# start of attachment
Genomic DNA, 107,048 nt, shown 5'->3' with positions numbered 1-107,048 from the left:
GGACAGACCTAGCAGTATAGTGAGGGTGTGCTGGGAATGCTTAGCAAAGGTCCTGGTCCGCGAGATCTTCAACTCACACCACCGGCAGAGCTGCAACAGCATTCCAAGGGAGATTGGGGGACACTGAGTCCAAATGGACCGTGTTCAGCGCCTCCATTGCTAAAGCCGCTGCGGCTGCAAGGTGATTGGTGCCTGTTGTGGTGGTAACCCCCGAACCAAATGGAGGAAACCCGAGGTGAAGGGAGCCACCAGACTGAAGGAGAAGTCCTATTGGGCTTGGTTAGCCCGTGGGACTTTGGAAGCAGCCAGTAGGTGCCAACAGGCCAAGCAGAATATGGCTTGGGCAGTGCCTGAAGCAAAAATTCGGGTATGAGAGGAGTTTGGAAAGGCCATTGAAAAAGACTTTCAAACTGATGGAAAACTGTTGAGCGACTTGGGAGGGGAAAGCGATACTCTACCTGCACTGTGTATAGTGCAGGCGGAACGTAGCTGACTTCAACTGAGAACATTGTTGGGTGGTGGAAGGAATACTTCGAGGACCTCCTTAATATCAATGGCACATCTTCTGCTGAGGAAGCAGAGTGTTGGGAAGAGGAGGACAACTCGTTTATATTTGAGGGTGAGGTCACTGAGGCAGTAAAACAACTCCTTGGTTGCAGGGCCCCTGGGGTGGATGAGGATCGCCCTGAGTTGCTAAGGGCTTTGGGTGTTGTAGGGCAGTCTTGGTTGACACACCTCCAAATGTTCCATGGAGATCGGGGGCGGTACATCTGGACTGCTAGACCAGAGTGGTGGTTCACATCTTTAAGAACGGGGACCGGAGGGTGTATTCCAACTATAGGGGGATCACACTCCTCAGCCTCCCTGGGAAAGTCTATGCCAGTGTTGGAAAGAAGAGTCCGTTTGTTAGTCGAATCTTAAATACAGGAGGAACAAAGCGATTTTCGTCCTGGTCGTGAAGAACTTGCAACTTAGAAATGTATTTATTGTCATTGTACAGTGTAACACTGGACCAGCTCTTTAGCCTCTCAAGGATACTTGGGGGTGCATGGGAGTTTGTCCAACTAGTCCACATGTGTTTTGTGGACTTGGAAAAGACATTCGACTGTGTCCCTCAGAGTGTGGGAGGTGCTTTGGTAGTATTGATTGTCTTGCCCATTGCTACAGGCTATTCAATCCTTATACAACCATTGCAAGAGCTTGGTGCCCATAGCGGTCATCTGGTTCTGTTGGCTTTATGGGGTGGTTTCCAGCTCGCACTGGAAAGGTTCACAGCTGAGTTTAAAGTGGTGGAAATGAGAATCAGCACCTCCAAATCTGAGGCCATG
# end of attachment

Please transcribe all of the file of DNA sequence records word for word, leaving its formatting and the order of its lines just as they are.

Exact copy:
Genomic DNA, 107,048 nt, shown 5'->3' with positions numbered 1-107,048 from the left:
GGACAGACCTAGCAGTATAGTGAGGGTGTGCTGGGAATGCTTAGCAAAGGTCCTGGTCCGCGAGATCTTCAACTCACACCACCGGCAGAGCTGCAACAGCATTCCAAGGGAGATTGGGGGACACTGAGTCCAAATGGACCGTGTTCAGCGCCTCCATTGCTAAAGCCGCTGCGGCTGCAAGGTGATTGGTGCCTGTTGTGGTGGTAACCCCCGAACCAAATGGAGGAAACCCGAGGTGAAGGGAGCCACCAGACTGAAGGAGAAGTCCTATTGGGCTTGGTTAGCCCGTGGGACTTTGGAAGCAGCCAGTAGGTGCCAACAGGCCAAGCAGAATATGGCTTGGGCAGTGCCTGAAGCAAAAATTCGGGTATGAGAGGAGTTTGGAAAGGCCATTGAAAAAGACTTTCAAACTGATGGAAAACTGTTGAGCGACTTGGGAGGGGAAAGCGATACTCTACCTGCACTGTGTATAGTGCAGGCGGAACGTAGCTGACTTCAACTGAGAACATTGTTGGGTGGTGGAAGGAATACTTCGAGGACCTCCTTAATATCAATGGCACATCTTCTGCTGAGGAAGCAGAGTGTTGGGAAGAGGAGGACAACTCGTTTATATTTGAGGGTGAGGTCACTGAGGCAGTAAAACAACTCCTTGGTTGCAGGGCCCCTGGGGTGGATGAGGATCGCCCTGAGTTGCTAAGGGCTTTGGGTGTTGTAGGGCAGTCTTGGTTGACACACCTCCAAATGTTCCATGGAGATCGGGGGCGGTACATCTGGACTGCTAGACCAGAGTGGTGGTTCACATCTTTAAGAACGGGGACCGGAGGGTGTATTCCAACTATAGGGGGATCACACTCCTCAGCCTCCCTGGGAAAGTCTATGCCAGTGTTGGAAAGAAGAGTCCGTTTGTTAGTCGAATCTTAAATACAGGAGGAACAAAGCGATTTTCGTCCTGGTCGTGAAGAACTTGCAACTTAGAAATGTATTTATTGTCATTGTACAGTGTAACACTGGACCAGCTCTTTAGCCTCTCAAGGATACTTGGGGGTGCATGGGAGTTTGTCCAACTAGTCCACATGTGTTTTGTGGACTTGGAAAAGACATTCGACTGTGTCCCTCAGAGTGTGGGAGGTGCTTTGGTAGTATTGATTGTCTTGCCCATTGCTACAGGCTATTCAATCCTTATACAACCATTGCAAGAGCTTGGTGCCCATAGCGGTCATCTGGTTCTGTTGGCTTTATGGGGTGGTTTCCAGCTCGCACTGGAAAGGTTCACAGCTGAGTTTAAAGTGGTGGAAATGAGAATCAGCACCTCCAAATCTGAGGCCATG